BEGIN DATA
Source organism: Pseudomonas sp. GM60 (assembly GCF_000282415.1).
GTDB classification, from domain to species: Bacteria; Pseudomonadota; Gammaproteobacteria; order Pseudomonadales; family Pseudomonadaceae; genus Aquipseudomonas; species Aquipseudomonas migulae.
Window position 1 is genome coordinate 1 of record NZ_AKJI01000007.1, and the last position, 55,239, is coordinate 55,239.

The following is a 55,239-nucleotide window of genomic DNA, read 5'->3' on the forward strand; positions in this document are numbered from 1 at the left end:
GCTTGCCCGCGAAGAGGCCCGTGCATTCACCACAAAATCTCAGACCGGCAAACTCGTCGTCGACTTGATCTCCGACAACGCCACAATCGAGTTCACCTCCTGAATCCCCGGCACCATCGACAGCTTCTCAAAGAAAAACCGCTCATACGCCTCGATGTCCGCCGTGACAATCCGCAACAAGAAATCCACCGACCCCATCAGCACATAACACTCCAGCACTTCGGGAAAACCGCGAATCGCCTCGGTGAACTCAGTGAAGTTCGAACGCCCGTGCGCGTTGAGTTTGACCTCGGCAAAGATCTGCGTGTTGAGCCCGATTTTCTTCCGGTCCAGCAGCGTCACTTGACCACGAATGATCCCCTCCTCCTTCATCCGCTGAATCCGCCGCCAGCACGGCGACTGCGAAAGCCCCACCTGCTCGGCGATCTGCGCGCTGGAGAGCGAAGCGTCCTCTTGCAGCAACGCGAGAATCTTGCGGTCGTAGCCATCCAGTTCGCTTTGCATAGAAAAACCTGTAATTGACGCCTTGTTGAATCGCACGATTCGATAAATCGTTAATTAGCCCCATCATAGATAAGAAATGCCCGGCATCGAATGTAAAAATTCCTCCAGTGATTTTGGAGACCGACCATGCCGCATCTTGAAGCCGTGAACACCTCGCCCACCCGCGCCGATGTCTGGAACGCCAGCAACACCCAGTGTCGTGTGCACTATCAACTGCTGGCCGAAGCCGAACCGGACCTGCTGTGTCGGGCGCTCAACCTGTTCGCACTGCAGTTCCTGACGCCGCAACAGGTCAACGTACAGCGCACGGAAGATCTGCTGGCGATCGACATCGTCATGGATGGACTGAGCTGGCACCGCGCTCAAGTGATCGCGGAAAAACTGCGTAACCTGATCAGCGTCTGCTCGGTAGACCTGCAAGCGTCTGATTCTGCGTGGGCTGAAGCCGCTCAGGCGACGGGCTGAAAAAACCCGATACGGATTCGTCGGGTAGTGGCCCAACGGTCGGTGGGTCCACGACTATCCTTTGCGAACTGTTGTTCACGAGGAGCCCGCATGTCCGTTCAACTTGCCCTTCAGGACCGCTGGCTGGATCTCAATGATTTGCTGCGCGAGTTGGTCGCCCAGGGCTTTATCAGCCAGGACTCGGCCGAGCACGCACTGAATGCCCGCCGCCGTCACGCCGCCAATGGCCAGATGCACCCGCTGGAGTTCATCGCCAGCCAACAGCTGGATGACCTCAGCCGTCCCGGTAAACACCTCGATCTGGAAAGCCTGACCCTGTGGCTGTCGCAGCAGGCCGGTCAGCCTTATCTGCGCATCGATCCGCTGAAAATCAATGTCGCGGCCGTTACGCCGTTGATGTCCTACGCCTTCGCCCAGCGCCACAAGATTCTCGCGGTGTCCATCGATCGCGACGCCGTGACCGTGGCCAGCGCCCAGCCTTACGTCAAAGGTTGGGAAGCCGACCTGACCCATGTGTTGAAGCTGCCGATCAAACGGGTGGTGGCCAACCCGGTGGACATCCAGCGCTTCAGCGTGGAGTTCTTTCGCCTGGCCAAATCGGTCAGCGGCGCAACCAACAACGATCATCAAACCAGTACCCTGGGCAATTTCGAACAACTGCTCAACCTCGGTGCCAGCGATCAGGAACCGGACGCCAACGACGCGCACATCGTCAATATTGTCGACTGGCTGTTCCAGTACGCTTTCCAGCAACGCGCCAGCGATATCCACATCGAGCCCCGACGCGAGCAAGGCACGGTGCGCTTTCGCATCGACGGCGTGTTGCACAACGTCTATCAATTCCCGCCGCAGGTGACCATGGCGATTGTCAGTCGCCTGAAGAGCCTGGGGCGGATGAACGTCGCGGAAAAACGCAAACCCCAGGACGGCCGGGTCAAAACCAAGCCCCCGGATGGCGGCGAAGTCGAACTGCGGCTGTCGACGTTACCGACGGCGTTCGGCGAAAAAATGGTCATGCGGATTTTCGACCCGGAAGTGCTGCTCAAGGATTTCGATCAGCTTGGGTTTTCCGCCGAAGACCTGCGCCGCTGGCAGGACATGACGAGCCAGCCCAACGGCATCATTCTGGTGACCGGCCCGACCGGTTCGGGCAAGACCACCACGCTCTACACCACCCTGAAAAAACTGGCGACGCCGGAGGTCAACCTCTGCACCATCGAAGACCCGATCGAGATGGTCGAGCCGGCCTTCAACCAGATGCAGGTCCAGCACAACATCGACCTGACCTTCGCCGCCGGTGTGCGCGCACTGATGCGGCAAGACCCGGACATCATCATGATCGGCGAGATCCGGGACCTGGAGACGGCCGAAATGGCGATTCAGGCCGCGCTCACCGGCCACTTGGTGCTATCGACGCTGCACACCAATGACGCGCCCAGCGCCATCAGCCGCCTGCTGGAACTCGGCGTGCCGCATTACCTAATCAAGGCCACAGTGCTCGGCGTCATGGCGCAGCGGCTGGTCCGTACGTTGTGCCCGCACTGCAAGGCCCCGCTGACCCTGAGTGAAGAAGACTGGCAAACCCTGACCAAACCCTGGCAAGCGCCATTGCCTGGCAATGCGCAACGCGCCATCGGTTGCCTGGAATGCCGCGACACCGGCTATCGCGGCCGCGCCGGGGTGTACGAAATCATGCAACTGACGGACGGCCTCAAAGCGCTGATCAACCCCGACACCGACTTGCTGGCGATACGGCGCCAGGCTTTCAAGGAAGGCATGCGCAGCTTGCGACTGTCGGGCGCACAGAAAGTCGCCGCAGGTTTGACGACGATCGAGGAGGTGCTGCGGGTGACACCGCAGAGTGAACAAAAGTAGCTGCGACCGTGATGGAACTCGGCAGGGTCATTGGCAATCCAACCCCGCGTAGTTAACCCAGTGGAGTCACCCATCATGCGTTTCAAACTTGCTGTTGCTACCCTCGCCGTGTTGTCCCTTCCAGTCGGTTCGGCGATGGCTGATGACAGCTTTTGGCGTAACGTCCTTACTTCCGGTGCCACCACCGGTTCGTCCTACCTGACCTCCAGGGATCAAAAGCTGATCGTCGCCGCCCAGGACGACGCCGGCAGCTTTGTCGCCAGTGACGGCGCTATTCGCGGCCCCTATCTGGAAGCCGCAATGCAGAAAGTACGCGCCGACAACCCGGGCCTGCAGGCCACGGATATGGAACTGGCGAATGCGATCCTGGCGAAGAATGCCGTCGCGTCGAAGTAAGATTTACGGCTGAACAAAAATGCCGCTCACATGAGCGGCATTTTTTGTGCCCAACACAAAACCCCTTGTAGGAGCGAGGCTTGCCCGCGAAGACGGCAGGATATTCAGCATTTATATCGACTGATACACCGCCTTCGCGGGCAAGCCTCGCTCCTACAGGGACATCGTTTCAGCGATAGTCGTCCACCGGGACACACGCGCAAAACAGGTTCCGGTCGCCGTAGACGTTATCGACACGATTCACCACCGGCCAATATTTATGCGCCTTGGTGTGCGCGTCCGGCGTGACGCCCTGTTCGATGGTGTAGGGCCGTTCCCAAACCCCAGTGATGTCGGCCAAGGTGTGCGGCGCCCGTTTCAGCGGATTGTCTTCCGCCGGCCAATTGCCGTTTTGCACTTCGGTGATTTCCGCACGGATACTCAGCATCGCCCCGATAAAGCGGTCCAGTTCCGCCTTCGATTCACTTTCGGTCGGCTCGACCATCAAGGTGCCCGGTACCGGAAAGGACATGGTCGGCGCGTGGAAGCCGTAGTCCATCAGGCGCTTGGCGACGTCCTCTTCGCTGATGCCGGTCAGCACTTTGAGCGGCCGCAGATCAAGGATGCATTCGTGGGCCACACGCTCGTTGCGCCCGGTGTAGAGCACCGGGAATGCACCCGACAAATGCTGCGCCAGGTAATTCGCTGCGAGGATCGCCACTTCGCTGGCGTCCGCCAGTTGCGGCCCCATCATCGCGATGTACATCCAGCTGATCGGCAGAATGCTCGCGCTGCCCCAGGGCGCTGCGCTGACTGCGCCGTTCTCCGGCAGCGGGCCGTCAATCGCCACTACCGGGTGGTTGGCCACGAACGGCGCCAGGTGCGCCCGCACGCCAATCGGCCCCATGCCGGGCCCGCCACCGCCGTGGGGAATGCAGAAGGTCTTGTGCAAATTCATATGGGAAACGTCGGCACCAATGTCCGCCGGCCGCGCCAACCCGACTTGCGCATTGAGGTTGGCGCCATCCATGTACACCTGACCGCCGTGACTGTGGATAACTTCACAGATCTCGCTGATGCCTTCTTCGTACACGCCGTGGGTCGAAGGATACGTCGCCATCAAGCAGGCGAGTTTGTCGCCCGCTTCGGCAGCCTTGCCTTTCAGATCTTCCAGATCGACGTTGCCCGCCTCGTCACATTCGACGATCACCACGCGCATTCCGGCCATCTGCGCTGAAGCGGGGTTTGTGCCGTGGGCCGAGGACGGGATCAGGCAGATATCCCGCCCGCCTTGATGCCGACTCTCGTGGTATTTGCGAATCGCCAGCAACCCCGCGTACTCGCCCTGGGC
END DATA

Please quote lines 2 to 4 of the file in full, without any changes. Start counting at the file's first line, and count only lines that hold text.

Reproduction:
GTDB classification, from domain to species: Bacteria; Pseudomonadota; Gammaproteobacteria; order Pseudomonadales; family Pseudomonadaceae; genus Aquipseudomonas; species Aquipseudomonas migulae.
Window position 1 is genome coordinate 1 of record NZ_AKJI01000007.1, and the last position, 55,239, is coordinate 55,239.

The following is a 55,239-nucleotide window of genomic DNA, read 5'->3' on the forward strand; positions in this document are numbered from 1 at the left end: